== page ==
Terror in the Balance: Security, Liberty, and the Courts
In Terror in the Balance, Posner and Vermeule take on civil libertarians of both the left and the right, arguing that the government should be given wide latitude to adjust policy and liberties in the times of emergency. They emphasize the virtues of unilateral executive actions and argue for making extensive powers available to the executive as warranted. The judiciary should neither second-guess security policy nor interfere on constitutional grounds. In order to protect citizens, government can and should use any legal instrument that is warranted under ordinary cost-benefit analysis. The value gained from the increase in security will exceed the losses from the decrease in liberty. At a time when the 'struggle against violent extremism' dominates the United States' agenda, this important and controversial work will spark discussion in the classroom and intellectual press alike.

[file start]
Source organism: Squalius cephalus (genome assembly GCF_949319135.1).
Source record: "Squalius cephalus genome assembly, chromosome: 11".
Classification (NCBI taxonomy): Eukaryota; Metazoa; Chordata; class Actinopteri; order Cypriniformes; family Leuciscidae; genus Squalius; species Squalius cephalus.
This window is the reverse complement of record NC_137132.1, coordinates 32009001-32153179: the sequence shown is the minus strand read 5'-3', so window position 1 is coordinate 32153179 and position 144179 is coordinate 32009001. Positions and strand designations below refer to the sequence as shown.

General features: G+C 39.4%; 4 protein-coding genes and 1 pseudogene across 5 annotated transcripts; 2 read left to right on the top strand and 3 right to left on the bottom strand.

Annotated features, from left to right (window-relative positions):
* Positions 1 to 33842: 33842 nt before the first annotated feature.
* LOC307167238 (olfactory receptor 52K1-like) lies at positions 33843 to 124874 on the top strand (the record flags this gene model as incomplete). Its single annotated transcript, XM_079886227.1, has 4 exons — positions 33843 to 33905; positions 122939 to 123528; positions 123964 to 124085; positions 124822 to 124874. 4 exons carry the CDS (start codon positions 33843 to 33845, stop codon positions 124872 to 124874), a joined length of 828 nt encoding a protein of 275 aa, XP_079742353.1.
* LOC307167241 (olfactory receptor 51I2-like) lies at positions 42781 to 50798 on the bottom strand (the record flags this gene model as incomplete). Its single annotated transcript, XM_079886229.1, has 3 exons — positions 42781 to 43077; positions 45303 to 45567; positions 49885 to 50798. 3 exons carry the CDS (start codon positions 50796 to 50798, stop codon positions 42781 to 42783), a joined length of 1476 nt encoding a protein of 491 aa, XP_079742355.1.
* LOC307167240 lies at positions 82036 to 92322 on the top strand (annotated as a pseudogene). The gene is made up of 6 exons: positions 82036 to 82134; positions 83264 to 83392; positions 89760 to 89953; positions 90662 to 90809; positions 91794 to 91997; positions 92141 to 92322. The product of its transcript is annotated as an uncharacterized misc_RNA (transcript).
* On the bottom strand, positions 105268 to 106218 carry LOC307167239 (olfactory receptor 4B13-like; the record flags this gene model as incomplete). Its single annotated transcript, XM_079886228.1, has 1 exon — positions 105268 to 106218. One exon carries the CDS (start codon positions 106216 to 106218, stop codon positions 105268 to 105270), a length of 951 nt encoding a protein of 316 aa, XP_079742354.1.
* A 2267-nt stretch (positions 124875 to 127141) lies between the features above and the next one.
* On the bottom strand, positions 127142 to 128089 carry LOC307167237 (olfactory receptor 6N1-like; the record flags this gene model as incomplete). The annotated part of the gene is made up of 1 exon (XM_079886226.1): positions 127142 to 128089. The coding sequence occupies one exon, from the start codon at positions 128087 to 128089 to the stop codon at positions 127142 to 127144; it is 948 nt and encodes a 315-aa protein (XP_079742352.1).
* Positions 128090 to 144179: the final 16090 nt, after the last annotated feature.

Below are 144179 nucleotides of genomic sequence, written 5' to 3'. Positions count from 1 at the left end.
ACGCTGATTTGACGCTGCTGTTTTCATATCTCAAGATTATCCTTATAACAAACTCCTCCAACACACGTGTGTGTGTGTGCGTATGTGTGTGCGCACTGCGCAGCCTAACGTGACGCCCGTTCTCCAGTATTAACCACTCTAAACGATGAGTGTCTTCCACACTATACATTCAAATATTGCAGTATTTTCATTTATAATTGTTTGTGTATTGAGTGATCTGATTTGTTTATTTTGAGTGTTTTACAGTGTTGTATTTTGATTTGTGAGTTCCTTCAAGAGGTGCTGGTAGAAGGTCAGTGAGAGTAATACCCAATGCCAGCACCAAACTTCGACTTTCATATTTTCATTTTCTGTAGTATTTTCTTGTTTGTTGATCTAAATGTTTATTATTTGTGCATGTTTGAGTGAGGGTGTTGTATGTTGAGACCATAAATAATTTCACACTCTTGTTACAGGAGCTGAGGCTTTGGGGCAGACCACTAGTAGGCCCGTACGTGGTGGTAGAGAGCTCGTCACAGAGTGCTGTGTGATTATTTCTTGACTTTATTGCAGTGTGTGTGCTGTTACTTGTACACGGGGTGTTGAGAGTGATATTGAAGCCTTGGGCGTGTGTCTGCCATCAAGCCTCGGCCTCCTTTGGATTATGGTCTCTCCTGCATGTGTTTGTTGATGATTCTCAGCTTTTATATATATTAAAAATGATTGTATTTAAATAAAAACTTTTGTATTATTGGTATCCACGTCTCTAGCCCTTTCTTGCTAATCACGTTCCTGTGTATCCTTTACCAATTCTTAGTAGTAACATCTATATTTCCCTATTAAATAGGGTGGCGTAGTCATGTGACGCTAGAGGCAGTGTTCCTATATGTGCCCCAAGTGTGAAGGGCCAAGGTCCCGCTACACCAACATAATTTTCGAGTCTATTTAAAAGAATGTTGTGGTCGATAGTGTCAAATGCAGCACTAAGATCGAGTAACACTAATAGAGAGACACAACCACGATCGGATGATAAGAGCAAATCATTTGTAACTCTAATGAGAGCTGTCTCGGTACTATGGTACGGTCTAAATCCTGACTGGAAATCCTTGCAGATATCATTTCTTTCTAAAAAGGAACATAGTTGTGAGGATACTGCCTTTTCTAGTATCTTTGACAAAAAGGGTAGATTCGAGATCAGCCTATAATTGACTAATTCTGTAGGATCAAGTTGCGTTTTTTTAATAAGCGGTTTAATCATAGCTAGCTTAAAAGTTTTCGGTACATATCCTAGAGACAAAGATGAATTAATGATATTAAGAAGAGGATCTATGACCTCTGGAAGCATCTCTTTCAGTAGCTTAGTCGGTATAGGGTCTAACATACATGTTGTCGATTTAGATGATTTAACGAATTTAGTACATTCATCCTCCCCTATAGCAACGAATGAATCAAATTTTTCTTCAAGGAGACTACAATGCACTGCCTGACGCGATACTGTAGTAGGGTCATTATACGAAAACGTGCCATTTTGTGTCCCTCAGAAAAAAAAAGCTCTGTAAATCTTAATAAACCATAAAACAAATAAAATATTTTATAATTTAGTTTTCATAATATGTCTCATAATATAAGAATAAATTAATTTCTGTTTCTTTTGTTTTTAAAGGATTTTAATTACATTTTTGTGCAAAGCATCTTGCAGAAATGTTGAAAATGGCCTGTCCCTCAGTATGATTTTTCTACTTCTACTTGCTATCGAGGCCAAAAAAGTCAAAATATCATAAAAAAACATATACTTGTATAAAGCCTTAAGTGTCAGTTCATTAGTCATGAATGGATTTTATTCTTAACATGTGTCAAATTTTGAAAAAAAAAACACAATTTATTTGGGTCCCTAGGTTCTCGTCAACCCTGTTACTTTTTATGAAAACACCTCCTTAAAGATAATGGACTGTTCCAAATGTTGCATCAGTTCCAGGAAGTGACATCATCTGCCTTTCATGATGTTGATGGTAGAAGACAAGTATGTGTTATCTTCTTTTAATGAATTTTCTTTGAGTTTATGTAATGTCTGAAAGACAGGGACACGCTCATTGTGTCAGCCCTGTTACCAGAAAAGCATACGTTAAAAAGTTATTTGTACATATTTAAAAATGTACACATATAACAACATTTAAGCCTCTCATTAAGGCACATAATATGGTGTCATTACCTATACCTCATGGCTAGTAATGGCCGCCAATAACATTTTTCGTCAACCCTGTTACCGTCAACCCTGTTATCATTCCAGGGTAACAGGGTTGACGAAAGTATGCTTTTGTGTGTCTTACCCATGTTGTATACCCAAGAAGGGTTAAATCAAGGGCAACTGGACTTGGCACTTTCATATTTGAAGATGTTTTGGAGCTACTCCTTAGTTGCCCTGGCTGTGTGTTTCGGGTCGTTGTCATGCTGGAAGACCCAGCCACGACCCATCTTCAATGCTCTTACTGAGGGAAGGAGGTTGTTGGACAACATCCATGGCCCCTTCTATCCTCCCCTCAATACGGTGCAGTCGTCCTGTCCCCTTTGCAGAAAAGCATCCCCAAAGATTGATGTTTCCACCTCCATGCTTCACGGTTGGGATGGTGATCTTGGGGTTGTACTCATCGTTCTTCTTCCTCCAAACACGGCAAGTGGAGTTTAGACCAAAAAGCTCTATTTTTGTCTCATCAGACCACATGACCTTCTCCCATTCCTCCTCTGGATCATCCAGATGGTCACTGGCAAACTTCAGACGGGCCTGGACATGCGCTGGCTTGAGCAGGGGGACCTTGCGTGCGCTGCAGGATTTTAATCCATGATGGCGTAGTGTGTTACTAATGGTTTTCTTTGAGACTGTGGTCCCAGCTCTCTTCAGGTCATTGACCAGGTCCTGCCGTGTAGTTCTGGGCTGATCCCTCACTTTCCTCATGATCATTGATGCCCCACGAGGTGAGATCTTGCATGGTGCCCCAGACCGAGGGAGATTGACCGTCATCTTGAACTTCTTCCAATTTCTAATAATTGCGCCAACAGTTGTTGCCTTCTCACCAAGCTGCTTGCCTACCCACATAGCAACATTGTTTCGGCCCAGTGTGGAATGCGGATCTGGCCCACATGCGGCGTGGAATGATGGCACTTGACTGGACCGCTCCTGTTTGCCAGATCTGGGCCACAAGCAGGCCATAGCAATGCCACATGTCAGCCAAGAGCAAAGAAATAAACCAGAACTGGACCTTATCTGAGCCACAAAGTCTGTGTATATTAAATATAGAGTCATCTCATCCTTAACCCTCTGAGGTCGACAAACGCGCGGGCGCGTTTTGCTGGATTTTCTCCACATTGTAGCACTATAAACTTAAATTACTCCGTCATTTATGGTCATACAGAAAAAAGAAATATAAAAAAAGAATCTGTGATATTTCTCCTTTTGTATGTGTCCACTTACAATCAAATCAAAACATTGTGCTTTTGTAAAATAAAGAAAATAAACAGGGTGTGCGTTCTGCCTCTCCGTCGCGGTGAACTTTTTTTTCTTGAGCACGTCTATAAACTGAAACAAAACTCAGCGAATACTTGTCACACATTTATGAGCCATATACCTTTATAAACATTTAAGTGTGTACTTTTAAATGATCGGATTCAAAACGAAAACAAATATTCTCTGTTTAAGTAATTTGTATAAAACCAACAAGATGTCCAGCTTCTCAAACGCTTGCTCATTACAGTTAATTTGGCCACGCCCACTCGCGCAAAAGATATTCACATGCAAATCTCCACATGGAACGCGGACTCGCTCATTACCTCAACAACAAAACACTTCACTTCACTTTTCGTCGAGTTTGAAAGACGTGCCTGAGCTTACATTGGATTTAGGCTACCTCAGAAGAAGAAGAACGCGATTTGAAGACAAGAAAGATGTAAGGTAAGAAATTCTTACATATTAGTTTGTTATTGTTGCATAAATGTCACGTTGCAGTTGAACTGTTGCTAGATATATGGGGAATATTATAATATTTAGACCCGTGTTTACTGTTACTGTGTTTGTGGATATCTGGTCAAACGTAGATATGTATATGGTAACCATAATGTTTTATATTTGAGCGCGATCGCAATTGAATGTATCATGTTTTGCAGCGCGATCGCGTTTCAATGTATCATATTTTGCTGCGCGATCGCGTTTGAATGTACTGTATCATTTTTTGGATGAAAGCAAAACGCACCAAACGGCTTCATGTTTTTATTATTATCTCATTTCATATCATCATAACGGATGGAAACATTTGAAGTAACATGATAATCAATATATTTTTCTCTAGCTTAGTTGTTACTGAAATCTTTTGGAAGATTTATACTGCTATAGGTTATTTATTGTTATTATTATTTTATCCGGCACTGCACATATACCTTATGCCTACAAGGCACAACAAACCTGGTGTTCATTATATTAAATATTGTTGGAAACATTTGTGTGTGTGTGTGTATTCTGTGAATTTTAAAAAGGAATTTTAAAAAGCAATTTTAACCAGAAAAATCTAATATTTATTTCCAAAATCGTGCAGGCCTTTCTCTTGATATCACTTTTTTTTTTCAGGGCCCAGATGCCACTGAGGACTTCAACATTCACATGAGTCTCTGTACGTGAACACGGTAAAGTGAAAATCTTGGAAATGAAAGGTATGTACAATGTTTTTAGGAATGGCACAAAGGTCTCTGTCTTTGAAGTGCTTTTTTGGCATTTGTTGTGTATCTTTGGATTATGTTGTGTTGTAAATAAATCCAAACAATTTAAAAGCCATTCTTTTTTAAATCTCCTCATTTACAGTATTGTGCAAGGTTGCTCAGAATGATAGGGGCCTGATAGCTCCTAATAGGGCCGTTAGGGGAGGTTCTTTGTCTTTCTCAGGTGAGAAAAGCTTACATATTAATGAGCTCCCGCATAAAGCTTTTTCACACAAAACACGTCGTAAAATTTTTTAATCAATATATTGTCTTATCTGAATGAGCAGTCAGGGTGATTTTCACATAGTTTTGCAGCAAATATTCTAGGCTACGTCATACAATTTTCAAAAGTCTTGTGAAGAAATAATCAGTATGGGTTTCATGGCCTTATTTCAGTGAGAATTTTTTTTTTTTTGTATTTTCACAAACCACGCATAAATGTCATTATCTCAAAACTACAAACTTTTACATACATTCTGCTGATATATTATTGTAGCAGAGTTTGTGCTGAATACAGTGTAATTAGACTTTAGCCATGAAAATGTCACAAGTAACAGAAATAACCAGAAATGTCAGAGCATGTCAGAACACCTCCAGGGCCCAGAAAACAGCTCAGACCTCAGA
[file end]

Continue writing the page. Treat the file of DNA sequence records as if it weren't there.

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Six Coercive Interrogation
Seven Speech Due Process and Political Trials
Conclusion Emergency Powers and Lawyers Expertise
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Ackerman Adrian Vermeule American argue argument benefits Carolene Products chapter citizens civil libertarian view civil liberties claim coercive interrogation Congress consequentialist constitutional constraints costs courts crime criminal critics decision defendant deferential democracies democratic failure theory deontological detain detention effects emergency policies emergency powers enemy combatants example executive action fear firstorder Geneva Conventions government’s Hamdan Hamdi harm increase institutional Jeremy Waldron Jon Elster judges judicial deference judicial review jury justified Korematsu law enforcement lawyers legislators liberal democracies liberal legalism libertarian panics majority Mark Tushnet minorities national security normal normative officials outlaw and forgive political opponents president presidential problem produce prosecutions protect public threat Qaeda ratchet account reason restrictions risk rules secondorder security and liberty security panics slippery slope statist ratchet statute statutory authorization strict scrutiny suggest Sunstein supra note target terrorism terrorist torture tradeoff thesis trials Tushnet United USA PATRIOT Act violation welfare